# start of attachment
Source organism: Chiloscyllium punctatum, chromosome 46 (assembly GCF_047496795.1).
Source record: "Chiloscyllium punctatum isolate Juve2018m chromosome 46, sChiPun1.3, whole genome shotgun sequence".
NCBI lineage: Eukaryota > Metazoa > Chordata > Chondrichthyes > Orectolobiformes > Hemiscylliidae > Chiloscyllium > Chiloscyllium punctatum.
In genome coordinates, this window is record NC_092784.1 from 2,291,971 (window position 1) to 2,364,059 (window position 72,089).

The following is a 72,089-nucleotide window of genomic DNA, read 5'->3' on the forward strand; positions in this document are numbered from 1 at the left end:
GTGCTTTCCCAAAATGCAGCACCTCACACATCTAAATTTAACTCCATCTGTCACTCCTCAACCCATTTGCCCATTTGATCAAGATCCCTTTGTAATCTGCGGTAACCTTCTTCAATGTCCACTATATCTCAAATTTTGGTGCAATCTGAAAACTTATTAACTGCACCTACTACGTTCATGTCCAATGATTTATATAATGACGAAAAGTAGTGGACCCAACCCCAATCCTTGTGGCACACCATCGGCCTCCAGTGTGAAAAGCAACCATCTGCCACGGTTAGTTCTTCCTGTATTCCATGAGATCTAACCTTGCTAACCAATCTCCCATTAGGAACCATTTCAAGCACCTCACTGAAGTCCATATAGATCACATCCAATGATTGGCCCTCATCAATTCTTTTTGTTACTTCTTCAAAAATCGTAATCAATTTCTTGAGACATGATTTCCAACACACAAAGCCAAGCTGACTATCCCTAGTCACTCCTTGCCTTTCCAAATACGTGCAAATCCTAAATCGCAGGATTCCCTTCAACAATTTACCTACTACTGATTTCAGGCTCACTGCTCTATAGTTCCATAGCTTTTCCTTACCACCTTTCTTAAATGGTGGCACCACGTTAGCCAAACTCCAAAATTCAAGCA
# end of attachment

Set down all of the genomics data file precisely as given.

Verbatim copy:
Source organism: Chiloscyllium punctatum, chromosome 46 (assembly GCF_047496795.1).
Source record: "Chiloscyllium punctatum isolate Juve2018m chromosome 46, sChiPun1.3, whole genome shotgun sequence".
NCBI lineage: Eukaryota > Metazoa > Chordata > Chondrichthyes > Orectolobiformes > Hemiscylliidae > Chiloscyllium > Chiloscyllium punctatum.
In genome coordinates, this window is record NC_092784.1 from 2,291,971 (window position 1) to 2,364,059 (window position 72,089).

The following is a 72,089-nucleotide window of genomic DNA, read 5'->3' on the forward strand; positions in this document are numbered from 1 at the left end:
GTGCTTTCCCAAAATGCAGCACCTCACACATCTAAATTTAACTCCATCTGTCACTCCTCAACCCATTTGCCCATTTGATCAAGATCCCTTTGTAATCTGCGGTAACCTTCTTCAATGTCCACTATATCTCAAATTTTGGTGCAATCTGAAAACTTATTAACTGCACCTACTACGTTCATGTCCAATGATTTATATAATGACGAAAAGTAGTGGACCCAACCCCAATCCTTGTGGCACACCATCGGCCTCCAGTGTGAAAAGCAACCATCTGCCACGGTTAGTTCTTCCTGTATTCCATGAGATCTAACCTTGCTAACCAATCTCCCATTAGGAACCATTTCAAGCACCTCACTGAAGTCCATATAGATCACATCCAATGATTGGCCCTCATCAATTCTTTTTGTTACTTCTTCAAAAATCGTAATCAATTTCTTGAGACATGATTTCCAACACACAAAGCCAAGCTGACTATCCCTAGTCACTCCTTGCCTTTCCAAATACGTGCAAATCCTAAATCGCAGGATTCCCTTCAACAATTTACCTACTACTGATTTCAGGCTCACTGCTCTATAGTTCCATAGCTTTTCCTTACCACCTTTCTTAAATGGTGGCACCACGTTAGCCAAACTCCAAAATTCAAGCA